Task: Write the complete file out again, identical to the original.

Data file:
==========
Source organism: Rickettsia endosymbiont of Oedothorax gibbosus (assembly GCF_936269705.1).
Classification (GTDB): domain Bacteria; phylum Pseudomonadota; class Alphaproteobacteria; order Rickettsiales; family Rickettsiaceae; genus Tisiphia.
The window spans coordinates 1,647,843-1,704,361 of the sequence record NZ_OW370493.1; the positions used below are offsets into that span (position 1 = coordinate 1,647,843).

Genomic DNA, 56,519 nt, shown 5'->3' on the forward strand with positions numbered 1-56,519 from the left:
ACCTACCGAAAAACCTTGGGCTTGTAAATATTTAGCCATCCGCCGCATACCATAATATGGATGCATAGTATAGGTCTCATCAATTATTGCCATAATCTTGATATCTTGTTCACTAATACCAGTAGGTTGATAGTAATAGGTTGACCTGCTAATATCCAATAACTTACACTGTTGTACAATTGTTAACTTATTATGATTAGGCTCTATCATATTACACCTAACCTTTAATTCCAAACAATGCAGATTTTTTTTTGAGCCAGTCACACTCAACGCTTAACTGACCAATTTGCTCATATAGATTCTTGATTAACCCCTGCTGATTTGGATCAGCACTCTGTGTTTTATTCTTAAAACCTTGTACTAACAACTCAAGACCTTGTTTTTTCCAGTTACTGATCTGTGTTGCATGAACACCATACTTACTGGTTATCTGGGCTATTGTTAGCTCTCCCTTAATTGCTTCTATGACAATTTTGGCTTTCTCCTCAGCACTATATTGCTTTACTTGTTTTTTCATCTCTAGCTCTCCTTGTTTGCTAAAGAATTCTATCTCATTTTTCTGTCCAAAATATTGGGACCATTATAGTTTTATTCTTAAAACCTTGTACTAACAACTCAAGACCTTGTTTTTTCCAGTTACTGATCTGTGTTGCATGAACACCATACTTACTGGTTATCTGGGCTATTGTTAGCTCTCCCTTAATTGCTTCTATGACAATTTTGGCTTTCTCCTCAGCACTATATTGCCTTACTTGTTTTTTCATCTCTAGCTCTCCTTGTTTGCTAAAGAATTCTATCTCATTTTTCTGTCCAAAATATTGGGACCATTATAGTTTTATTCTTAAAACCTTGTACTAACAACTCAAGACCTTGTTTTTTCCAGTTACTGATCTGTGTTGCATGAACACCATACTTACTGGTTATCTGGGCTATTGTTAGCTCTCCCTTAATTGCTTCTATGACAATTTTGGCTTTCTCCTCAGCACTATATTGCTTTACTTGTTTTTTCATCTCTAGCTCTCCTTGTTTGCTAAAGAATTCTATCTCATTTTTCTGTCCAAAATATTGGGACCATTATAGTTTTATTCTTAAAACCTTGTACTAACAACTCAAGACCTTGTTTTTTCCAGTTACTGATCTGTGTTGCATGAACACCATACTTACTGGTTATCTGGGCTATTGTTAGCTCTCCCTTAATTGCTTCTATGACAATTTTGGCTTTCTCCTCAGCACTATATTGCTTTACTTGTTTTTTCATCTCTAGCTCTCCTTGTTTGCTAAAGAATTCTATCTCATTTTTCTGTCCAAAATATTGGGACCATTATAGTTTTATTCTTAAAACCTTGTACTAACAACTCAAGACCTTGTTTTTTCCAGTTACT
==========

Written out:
Source organism: Rickettsia endosymbiont of Oedothorax gibbosus (assembly GCF_936269705.1).
Classification (GTDB): domain Bacteria; phylum Pseudomonadota; class Alphaproteobacteria; order Rickettsiales; family Rickettsiaceae; genus Tisiphia.
The window spans coordinates 1,647,843-1,704,361 of the sequence record NZ_OW370493.1; the positions used below are offsets into that span (position 1 = coordinate 1,647,843).

Genomic DNA, 56,519 nt, shown 5'->3' on the forward strand with positions numbered 1-56,519 from the left:
ACCTACCGAAAAACCTTGGGCTTGTAAATATTTAGCCATCCGCCGCATACCATAATATGGATGCATAGTATAGGTCTCATCAATTATTGCCATAATCTTGATATCTTGTTCACTAATACCAGTAGGTTGATAGTAATAGGTTGACCTGCTAATATCCAATAACTTACACTGTTGTACAATTGTTAACTTATTATGATTAGGCTCTATCATATTACACCTAACCTTTAATTCCAAACAATGCAGATTTTTTTTTGAGCCAGTCACACTCAACGCTTAACTGACCAATTTGCTCATATAGATTCTTGATTAACCCCTGCTGATTTGGATCAGCACTCTGTGTTTTATTCTTAAAACCTTGTACTAACAACTCAAGACCTTGTTTTTTCCAGTTACTGATCTGTGTTGCATGAACACCATACTTACTGGTTATCTGGGCTATTGTTAGCTCTCCCTTAATTGCTTCTATGACAATTTTGGCTTTCTCCTCAGCACTATATTGCTTTACTTGTTTTTTCATCTCTAGCTCTCCTTGTTTGCTAAAGAATTCTATCTCATTTTTCTGTCCAAAATATTGGGACCATTATAGTTTTATTCTTAAAACCTTGTACTAACAACTCAAGACCTTGTTTTTTCCAGTTACTGATCTGTGTTGCATGAACACCATACTTACTGGTTATCTGGGCTATTGTTAGCTCTCCCTTAATTGCTTCTATGACAATTTTGGCTTTCTCCTCAGCACTATATTGCCTTACTTGTTTTTTCATCTCTAGCTCTCCTTGTTTGCTAAAGAATTCTATCTCATTTTTCTGTCCAAAATATTGGGACCATTATAGTTTTATTCTTAAAACCTTGTACTAACAACTCAAGACCTTGTTTTTTCCAGTTACTGATCTGTGTTGCATGAACACCATACTTACTGGTTATCTGGGCTATTGTTAGCTCTCCCTTAATTGCTTCTATGACAATTTTGGCTTTCTCCTCAGCACTATATTGCTTTACTTGTTTTTTCATCTCTAGCTCTCCTTGTTTGCTAAAGAATTCTATCTCATTTTTCTGTCCAAAATATTGGGACCATTATAGTTTTATTCTTAAAACCTTGTACTAACAACTCAAGACCTTGTTTTTTCCAGTTACTGATCTGTGTTGCATGAACACCATACTTACTGGTTATCTGGGCTATTGTTAGCTCTCCCTTAATTGCTTCTATGACAATTTTGGCTTTCTCCTCAGCACTATATTGCTTTACTTGTTTTTTCATCTCTAGCTCTCCTTGTTTGCTAAAGAATTCTATCTCATTTTTCTGTCCAAAATATTGGGACCATTATAGTTTTATTCTTAAAACCTTGTACTAACAACTCAAGACCTTGTTTTTTCCAGTTACT